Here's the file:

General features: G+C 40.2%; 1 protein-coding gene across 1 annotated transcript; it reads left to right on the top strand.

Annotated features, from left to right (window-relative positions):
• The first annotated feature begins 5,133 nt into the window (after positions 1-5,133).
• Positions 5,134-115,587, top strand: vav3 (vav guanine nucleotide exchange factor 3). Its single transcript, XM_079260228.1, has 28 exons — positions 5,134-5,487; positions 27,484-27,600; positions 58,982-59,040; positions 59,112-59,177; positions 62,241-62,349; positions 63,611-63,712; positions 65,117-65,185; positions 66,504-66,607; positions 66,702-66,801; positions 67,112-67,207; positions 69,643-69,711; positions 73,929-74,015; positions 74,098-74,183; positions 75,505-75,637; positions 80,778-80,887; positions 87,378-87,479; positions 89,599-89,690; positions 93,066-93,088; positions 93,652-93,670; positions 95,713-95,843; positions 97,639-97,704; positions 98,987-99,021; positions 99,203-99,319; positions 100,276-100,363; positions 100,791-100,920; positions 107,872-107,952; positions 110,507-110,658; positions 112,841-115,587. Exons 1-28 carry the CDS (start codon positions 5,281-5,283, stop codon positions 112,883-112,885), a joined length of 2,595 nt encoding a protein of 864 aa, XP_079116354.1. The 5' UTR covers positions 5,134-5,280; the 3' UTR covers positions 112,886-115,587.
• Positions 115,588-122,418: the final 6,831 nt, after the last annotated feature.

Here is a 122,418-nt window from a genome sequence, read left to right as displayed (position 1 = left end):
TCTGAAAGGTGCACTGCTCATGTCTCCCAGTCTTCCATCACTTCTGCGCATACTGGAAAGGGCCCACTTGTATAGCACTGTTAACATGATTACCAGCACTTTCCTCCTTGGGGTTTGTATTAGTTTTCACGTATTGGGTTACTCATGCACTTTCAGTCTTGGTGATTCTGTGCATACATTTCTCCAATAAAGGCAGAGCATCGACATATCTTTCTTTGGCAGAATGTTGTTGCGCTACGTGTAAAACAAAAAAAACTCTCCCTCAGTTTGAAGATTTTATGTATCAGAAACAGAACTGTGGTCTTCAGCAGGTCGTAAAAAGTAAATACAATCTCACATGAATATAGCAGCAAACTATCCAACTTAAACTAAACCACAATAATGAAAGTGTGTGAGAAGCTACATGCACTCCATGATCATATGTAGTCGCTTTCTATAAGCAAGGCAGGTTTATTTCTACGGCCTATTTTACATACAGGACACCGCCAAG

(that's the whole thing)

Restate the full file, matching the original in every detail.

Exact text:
General features: G+C 40.2%; 1 protein-coding gene across 1 annotated transcript; it reads left to right on the top strand.

Annotated features, from left to right (window-relative positions):
• The first annotated feature begins 5,133 nt into the window (after positions 1-5,133).
• Positions 5,134-115,587, top strand: vav3 (vav guanine nucleotide exchange factor 3). Its single transcript, XM_079260228.1, has 28 exons — positions 5,134-5,487; positions 27,484-27,600; positions 58,982-59,040; positions 59,112-59,177; positions 62,241-62,349; positions 63,611-63,712; positions 65,117-65,185; positions 66,504-66,607; positions 66,702-66,801; positions 67,112-67,207; positions 69,643-69,711; positions 73,929-74,015; positions 74,098-74,183; positions 75,505-75,637; positions 80,778-80,887; positions 87,378-87,479; positions 89,599-89,690; positions 93,066-93,088; positions 93,652-93,670; positions 95,713-95,843; positions 97,639-97,704; positions 98,987-99,021; positions 99,203-99,319; positions 100,276-100,363; positions 100,791-100,920; positions 107,872-107,952; positions 110,507-110,658; positions 112,841-115,587. Exons 1-28 carry the CDS (start codon positions 5,281-5,283, stop codon positions 112,883-112,885), a joined length of 2,595 nt encoding a protein of 864 aa, XP_079116354.1. The 5' UTR covers positions 5,134-5,280; the 3' UTR covers positions 112,886-115,587.
• Positions 115,588-122,418: the final 6,831 nt, after the last annotated feature.

Here is a 122,418-nt window from a genome sequence, read left to right as displayed (position 1 = left end):
TCTGAAAGGTGCACTGCTCATGTCTCCCAGTCTTCCATCACTTCTGCGCATACTGGAAAGGGCCCACTTGTATAGCACTGTTAACATGATTACCAGCACTTTCCTCCTTGGGGTTTGTATTAGTTTTCACGTATTGGGTTACTCATGCACTTTCAGTCTTGGTGATTCTGTGCATACATTTCTCCAATAAAGGCAGAGCATCGACATATCTTTCTTTGGCAGAATGTTGTTGCGCTACGTGTAAAACAAAAAAAACTCTCCCTCAGTTTGAAGATTTTATGTATCAGAAACAGAACTGTGGTCTTCAGCAGGTCGTAAAAAGTAAATACAATCTCACATGAATATAGCAGCAAACTATCCAACTTAAACTAAACCACAATAATGAAAGTGTGTGAGAAGCTACATGCACTCCATGATCATATGTAGTCGCTTTCTATAAGCAAGGCAGGTTTATTTCTACGGCCTATTTTACATACAGGACACCGCCAAG